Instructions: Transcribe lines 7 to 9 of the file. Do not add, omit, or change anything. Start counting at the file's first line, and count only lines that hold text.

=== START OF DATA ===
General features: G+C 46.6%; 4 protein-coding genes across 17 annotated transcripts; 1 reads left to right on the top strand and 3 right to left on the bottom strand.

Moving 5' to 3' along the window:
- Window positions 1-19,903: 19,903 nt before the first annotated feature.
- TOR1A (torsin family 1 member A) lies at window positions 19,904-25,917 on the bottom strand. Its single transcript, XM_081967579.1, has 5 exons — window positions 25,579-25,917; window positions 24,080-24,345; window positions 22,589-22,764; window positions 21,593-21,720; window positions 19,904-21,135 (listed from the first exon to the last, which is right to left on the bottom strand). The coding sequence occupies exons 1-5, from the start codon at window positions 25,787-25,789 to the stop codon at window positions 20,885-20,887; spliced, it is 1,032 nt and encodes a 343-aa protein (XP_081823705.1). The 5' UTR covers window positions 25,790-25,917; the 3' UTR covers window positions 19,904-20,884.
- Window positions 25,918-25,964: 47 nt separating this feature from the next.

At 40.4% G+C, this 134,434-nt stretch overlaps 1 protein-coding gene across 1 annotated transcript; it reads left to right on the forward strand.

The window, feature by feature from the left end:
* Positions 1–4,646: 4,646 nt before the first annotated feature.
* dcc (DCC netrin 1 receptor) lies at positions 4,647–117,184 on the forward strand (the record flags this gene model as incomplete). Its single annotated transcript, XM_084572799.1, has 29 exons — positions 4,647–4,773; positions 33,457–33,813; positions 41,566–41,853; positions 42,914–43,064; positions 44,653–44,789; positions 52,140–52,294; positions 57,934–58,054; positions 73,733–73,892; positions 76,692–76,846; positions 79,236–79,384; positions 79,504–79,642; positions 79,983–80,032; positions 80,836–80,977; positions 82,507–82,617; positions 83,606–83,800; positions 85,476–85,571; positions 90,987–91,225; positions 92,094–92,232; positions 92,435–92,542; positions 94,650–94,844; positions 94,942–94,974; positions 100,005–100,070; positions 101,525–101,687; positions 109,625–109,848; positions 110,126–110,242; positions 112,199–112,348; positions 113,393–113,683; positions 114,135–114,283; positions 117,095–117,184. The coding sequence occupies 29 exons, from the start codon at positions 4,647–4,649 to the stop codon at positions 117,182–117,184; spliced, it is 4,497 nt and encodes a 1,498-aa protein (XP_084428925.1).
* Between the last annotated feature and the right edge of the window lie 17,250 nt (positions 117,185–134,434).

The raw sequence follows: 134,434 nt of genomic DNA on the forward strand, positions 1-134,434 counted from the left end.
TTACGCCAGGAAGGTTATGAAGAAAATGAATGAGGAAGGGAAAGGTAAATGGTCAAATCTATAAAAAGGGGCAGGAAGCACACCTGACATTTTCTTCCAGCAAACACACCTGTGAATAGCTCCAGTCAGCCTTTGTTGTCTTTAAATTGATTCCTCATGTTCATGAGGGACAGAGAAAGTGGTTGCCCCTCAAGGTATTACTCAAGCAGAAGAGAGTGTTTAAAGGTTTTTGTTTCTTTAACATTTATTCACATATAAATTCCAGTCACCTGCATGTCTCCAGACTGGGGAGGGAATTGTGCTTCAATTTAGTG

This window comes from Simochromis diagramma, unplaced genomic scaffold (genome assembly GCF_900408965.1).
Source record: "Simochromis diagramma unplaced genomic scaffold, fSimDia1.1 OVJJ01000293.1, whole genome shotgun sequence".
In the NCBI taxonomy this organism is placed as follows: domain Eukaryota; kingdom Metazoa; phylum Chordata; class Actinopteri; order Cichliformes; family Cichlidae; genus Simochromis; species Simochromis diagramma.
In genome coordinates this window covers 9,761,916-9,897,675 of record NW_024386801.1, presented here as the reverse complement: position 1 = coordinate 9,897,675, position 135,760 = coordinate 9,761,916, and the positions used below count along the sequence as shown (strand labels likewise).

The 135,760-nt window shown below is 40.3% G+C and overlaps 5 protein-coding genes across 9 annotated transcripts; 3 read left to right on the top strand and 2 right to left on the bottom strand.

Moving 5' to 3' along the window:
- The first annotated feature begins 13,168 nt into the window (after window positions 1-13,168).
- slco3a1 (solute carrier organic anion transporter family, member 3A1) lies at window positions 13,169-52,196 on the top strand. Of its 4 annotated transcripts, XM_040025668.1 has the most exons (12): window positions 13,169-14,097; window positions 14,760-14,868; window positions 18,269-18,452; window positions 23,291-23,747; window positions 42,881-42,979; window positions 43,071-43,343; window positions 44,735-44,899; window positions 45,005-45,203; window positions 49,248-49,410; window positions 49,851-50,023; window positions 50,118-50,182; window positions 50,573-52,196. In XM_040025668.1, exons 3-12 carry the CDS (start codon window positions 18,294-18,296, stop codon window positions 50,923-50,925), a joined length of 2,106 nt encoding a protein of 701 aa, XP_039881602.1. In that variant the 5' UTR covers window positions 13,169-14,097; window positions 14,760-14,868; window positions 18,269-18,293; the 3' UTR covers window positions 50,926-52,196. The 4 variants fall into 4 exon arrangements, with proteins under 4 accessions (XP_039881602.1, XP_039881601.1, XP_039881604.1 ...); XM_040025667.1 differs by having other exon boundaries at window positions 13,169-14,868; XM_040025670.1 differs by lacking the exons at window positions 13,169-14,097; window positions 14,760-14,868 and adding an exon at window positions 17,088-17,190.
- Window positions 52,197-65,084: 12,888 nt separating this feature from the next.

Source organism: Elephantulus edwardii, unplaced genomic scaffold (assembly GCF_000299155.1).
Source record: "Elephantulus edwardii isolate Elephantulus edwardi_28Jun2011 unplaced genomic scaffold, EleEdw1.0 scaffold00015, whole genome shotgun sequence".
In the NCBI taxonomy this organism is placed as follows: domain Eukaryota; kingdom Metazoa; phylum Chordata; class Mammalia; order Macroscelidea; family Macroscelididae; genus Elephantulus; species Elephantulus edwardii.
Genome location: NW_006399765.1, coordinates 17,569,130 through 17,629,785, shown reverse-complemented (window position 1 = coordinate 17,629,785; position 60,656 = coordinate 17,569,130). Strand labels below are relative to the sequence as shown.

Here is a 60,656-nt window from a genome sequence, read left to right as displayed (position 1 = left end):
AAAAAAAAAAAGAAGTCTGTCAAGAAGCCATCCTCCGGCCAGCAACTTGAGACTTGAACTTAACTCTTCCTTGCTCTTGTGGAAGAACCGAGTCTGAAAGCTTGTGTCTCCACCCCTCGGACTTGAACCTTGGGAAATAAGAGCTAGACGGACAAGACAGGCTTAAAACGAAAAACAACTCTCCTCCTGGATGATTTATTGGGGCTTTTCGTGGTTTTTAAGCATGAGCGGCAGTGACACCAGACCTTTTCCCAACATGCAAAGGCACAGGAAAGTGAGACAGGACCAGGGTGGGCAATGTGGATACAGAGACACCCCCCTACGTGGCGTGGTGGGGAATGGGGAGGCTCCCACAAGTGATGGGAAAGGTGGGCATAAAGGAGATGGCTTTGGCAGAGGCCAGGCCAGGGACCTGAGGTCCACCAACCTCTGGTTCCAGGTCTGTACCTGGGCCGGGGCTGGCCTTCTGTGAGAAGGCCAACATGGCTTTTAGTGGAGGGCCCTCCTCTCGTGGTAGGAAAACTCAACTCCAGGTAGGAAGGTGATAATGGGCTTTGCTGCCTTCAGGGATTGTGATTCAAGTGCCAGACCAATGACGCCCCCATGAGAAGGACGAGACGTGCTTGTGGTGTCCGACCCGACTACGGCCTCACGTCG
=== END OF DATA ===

The window, feature by feature from the left end:
* Positions 1–4,646: 4,646 nt before the first annotated feature.
* dcc (DCC netrin 1 receptor) lies at positions 4,647–117,184 on the forward strand (the record flags this gene model as incomplete). Its single annotated transcript, XM_084572799.1, has 29 exons — positions 4,647–4,773; positions 33,457–33,813; positions 41,566–41,853; positions 42,914–43,064; positions 44,653–44,789; positions 52,140–52,294; positions 57,934–58,054; positions 73,733–73,892; positions 76,692–76,846; positions 79,236–79,384; positions 79,504–79,642; positions 79,983–80,032; positions 80,836–80,977; positions 82,507–82,617; positions 83,606–83,800; positions 85,476–85,571; positions 90,987–91,225; positions 92,094–92,232; positions 92,435–92,542; positions 94,650–94,844; positions 94,942–94,974; positions 100,005–100,070; positions 101,525–101,687; positions 109,625–109,848; positions 110,126–110,242; positions 112,199–112,348; positions 113,393–113,683; positions 114,135–114,283; positions 117,095–117,184. The coding sequence occupies 29 exons, from the start codon at positions 4,647–4,649 to the stop codon at positions 117,182–117,184; spliced, it is 4,497 nt and encodes a 1,498-aa protein (XP_084428925.1).